“I tell you, on the day of judgment
people will give account for every careless word they speak…”
As I wrote last week on the Delight of Duty and the Celebration of Discipline, I failed to point out one of the hazards of the discipline of daily attending to the Word of God. As a pastor and a friend I should warn you: If you are reading scripture properly (that is, prayerfully and thoughtfully) you will find that it has less to do with God’s judgment of all the other people around you and more to do with the wickedness of your own heart and your desperate need for Christ Jesus as your savior. All who are in Christ are in the midst of their own sanctification. None of us has arrived, none has attained the perfection to which we strive (Phil 3:12-16), and so when we come before the Lord, we will be taught, reproved, corrected, and trained in righteousness (2 Tim 3:16).
I came under the rebuke of the word this week in my reading through the Gospel of Matthew. I’m pretty familiar with Matthew’s gospel; I spent two and a half years preaching through the gospel. I’ve read it at least two times each year for the past four years using M’Cheyne’s reading program. I have sections of the gospel memorized.
Still, as I read through chapter 12 again this week, I heard these words anew, as if for the first time: “I tell you, on the day of judgment people will give account for every careless word they speak, for by your words you will be justified, and by your words you will be condemned” (Matthew 12:36-36).
Here’s where my mind went –
- How often have my words been thoughtless and careless? My mouth seems to run a twice the speed of my mind, and things come out that I immediately wish I could take back; a promise I cannot keep, a harsh word of criticism, a slanderous word spoken behind the back, the quiet words I mutter under my breath thinking no one will hear. These words reveal the uprightness of my heart (or the lack thereof). They are heard and known by God.
- How many of my sermons, how much of this blog, would be covered by the phrase “careless words”?
- Are my words “full of care”; care for the glory of God, care for the lost around me?
- How reluctant and slow are the words of praise and glory before the Lord? I am quick to talk about the movie I just saw, or of my hopes for my college team in the coming season, but I stammer and struggle to find the words to express my adoration and praise of my God and of my Savior Jesus Christ.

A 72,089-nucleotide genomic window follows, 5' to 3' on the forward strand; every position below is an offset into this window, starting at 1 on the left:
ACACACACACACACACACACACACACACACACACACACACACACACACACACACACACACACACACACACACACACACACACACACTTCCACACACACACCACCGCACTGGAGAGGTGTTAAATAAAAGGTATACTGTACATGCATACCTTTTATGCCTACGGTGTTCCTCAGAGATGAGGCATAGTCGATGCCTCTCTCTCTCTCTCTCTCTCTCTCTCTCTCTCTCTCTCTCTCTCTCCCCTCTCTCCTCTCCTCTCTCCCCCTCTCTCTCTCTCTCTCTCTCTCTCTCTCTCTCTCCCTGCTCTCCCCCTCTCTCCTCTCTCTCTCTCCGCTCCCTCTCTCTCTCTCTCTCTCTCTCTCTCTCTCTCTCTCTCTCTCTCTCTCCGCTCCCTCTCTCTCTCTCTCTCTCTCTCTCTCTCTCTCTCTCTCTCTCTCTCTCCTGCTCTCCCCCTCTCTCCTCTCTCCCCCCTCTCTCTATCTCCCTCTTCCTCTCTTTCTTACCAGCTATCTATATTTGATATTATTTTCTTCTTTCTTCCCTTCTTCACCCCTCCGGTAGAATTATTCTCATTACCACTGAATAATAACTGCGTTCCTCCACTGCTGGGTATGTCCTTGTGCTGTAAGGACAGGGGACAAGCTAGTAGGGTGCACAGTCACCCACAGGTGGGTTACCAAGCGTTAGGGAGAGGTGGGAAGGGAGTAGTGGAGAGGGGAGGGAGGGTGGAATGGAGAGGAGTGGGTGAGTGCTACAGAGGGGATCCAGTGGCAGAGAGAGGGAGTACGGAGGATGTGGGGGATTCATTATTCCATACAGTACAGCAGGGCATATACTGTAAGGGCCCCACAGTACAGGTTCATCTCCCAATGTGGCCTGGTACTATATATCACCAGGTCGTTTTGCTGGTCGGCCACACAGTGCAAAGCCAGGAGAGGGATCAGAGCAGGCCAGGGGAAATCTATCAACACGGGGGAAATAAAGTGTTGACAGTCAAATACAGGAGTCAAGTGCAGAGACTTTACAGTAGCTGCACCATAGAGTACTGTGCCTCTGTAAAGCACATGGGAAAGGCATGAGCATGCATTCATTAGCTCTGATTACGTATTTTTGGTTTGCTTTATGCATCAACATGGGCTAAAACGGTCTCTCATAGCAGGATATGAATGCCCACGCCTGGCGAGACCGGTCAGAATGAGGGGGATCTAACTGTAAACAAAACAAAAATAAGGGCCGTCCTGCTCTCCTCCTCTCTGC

- If my words are careless, what of the activities of my mind, the way I spend my time? How much time have I wasted watching TV, or playing CandyCrush, time that would have been better spent in prayer, in the study of God’s Word, or in simply talking with my wife and children and leading them in worship?
If the words of my lips flow from the abundance of my heart (Matthew 12:33), then I can say with the Prophet Isaiah, “Woe is me! For I am lost; for I am a man of unclean lips, and I dwell in the midst a people of unclean lips” (Isa 6:5). Yes, even as a pastor I come under the judgment of this text, and even a greater judgment, as James 3:1-2 says, “Not many of you should become teachers, my brothers, for you know that we who teach will be judged with greater strictness. For we all stumble in many ways. And if anyone does not stumble in what he says, he is a perfect man, able also to bridle his whole body.”
James goes on to say, “No human being can tame the tongue. It is a restless evil, full of deadly poison” (James 3:8). Is there another passage of scripture that has more empirical evidence in the world today? We are all leveled and laid waste by the judgment of our careless words.
But we also have the promise of grace in Jesus Christ our Savior. In Isaiah’s vision, the seraphim comes with the burning coal from the altar and touches his lips, applying the cleansing mercy of God’s grace, and equipping Isaiah for the ministry of the Word. In the same way, when we are united to Christ, we are given a new heart (Ezek 36:26), we are a new creation (2 Cor 5:17), and from the heart of Christ in us springs the rivers of living water (John 7:38). By faith, through the leading of God’s Spirit and the instruction of His Word, I pray that each day there will be fewer careless words, and more words that are full of care, full of praise; words that build up others and bring glory to my Savior.
So then, here are some things that I will be working on, resolutions for the tongue, if you will (and these are things I have given carful thought to before sharing):
- I will speak to no one until I have first spoken to the Lord in prayer, and have attended to His word in scripture.
- I will not let a day end without having come before the Lord to give an account for the day in prayer.
- I will think of each conversation, every word written, as being spoken or written in the presence of my Lord and Savior Jesus Christ, asking “Would I say this before my Lord?”
- I will strive for my words to be praiseworthy and encouraging, full of care for the glory of God, the building up of the body of Christ, and the reaching of the lost with the Good News of Salvation in Jesus Christ.
The chorus of the Hawk Nelson song “Words” comes to mind:
Let my words be life
Let my words be truth
I don’t wanna say a word
Unless it points the world back to You
The grace of the Lord Jesus be with all!